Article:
Gold vs Silver
The gold: silver ratio is the proportional relationship between the respective values of gold and silver or, in other words, how many ounces of silver can be bought with one ounce of gold.
It is common knowledge that gold is much more expensive than silver, however the difference between the values of these two metals is not fixed. Aside from existing in different quantities on the planet, both metals have their own set of unique uses and characteristics that effect their respective levels of demand differently. As such, the ratio changes regularly depending on the most recent fluctuations in the prices of the two metals, as they change at different times and to different extents.
Using the ratio?
Although this is not guaranteed, the ratio will usually rise during precious metals bear markets, meaning gold will become more valuable against silver. Conversely, it tends to fall during bull markets, meaning gold becomes less valuable in comparison with silver. This is because silver, despite being a precious metal and a popular safe-haven asset, has many more industrial uses than gold, meaning that its price is prone to fluctuate much more radically depending on the state of the economy.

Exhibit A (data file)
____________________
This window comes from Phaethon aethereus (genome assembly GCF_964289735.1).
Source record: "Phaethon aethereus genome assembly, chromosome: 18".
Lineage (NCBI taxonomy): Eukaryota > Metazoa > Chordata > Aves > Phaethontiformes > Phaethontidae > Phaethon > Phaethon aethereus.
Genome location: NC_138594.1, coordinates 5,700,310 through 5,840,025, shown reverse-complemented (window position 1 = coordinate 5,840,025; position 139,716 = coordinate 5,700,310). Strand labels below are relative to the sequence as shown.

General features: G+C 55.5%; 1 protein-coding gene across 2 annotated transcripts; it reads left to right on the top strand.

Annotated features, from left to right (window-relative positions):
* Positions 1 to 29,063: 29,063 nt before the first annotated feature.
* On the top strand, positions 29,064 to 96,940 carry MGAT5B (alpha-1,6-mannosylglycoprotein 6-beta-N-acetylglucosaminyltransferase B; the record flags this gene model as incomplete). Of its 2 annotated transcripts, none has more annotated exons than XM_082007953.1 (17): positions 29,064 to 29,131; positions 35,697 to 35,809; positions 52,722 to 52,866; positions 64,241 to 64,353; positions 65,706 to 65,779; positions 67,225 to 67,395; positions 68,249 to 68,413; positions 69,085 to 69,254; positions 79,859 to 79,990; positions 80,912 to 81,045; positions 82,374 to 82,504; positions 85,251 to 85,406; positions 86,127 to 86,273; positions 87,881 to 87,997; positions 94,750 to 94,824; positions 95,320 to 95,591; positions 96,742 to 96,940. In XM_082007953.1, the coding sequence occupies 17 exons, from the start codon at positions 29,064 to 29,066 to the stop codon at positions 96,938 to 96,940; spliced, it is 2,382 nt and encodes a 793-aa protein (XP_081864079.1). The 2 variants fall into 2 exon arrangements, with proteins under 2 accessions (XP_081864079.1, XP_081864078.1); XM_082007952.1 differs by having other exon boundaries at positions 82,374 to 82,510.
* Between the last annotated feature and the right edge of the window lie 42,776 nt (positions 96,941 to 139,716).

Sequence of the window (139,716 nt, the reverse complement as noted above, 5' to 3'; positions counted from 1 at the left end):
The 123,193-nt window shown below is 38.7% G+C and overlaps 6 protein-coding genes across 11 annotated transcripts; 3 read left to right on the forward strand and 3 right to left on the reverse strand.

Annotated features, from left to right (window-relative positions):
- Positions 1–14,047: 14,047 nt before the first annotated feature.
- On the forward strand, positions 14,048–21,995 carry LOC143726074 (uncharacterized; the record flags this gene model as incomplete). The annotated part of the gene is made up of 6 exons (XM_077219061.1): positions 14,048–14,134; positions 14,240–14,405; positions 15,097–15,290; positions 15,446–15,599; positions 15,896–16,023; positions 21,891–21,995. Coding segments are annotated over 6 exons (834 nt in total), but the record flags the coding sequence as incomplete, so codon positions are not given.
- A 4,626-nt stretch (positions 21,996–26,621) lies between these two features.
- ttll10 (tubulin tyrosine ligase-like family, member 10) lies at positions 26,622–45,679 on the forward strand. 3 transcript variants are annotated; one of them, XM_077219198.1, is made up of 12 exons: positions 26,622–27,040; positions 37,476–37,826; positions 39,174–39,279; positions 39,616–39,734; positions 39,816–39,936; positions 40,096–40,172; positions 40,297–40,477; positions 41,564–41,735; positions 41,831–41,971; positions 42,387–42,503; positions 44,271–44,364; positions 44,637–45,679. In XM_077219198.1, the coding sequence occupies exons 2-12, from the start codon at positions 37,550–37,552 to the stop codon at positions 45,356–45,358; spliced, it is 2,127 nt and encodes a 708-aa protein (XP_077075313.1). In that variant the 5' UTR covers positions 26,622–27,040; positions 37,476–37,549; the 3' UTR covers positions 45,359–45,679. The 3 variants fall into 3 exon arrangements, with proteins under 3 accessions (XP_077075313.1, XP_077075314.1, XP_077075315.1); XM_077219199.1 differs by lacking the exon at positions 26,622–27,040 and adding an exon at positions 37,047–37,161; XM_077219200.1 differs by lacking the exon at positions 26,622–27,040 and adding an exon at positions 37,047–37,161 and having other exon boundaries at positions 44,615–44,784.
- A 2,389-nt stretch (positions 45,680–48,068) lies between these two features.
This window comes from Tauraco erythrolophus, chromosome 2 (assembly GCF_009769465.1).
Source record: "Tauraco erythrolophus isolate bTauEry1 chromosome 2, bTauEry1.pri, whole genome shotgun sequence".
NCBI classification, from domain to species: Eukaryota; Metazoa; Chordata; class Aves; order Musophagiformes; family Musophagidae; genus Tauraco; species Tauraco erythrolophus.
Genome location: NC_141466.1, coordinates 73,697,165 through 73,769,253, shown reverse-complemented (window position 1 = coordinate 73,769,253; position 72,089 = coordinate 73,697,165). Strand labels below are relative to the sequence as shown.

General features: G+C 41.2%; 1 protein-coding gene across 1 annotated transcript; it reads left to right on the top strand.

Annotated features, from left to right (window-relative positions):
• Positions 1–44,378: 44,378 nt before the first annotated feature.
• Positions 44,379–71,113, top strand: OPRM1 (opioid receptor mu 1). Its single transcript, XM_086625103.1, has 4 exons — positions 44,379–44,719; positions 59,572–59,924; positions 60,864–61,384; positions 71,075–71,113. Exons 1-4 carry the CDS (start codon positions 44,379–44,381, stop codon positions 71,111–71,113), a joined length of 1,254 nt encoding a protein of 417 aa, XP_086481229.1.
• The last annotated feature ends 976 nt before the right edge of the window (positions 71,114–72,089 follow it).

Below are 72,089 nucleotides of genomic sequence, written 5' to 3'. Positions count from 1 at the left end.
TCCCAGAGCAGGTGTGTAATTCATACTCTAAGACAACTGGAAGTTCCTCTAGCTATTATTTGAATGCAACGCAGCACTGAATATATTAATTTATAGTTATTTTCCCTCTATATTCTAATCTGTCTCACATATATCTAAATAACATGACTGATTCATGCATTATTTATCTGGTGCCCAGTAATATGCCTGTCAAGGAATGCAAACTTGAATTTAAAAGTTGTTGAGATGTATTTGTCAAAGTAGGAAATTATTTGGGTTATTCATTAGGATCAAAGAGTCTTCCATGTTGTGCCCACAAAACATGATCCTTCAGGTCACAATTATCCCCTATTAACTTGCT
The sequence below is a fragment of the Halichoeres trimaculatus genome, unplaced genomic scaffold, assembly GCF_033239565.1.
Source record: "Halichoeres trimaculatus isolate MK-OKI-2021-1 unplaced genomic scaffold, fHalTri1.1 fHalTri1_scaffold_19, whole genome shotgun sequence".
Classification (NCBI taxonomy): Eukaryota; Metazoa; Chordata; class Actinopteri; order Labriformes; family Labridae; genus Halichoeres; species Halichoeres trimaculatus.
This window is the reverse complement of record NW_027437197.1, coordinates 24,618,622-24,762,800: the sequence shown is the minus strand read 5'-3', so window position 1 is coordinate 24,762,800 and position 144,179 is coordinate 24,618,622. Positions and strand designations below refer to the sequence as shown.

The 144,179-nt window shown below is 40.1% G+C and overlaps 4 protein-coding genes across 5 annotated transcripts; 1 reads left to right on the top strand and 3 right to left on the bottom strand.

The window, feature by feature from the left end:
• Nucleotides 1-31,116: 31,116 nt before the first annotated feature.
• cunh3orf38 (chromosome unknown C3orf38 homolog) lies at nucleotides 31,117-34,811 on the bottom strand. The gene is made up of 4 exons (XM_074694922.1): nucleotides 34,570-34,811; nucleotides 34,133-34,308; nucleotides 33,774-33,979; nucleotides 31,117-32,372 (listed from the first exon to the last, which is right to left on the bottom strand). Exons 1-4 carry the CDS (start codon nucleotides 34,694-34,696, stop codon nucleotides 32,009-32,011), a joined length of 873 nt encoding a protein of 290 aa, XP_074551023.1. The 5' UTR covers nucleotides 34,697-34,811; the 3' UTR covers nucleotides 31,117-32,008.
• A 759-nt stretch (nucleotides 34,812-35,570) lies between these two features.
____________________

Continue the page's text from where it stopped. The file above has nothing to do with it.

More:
Their different characteristics mean that ideally an investor would include silver and gold in their bullion portfolio, covering them for all eventualities and allowing them to benefit from both metals' fluctuations. The gold: silver ratio should therefore not be used to determine outright which of the two precious metals is a better investment asset. Rather, the ratio can be used to answer the question of when is the best time to choose one metal instead of the other.
The last 5 years are a perfect example of this. Since the price of silver and gold peake d in 2011, the ratio has more than doubled. An ounce of gold cost approximately 31 times more than the same weight of silver in April 2011. At the time of writing, in February 2016, that ratio has reached nearly 80: 1. This is mainly due to the huge drop in the silver price since then, losing nearly two thirds of its 2011 value. To put this into perspective, at the current ratio, a 1kg bar of gold is worth approximately 80 times more than its silver counterpart.
It is estimated that there is approximately 16 times more silver in the world than gold, meaning that the natural ratio should be around 16:1. The fact that the current ratio is so far off this figure could be taken as a sign that the white metal is currently severely underrated, indicating a potentially excellent investment opportunity.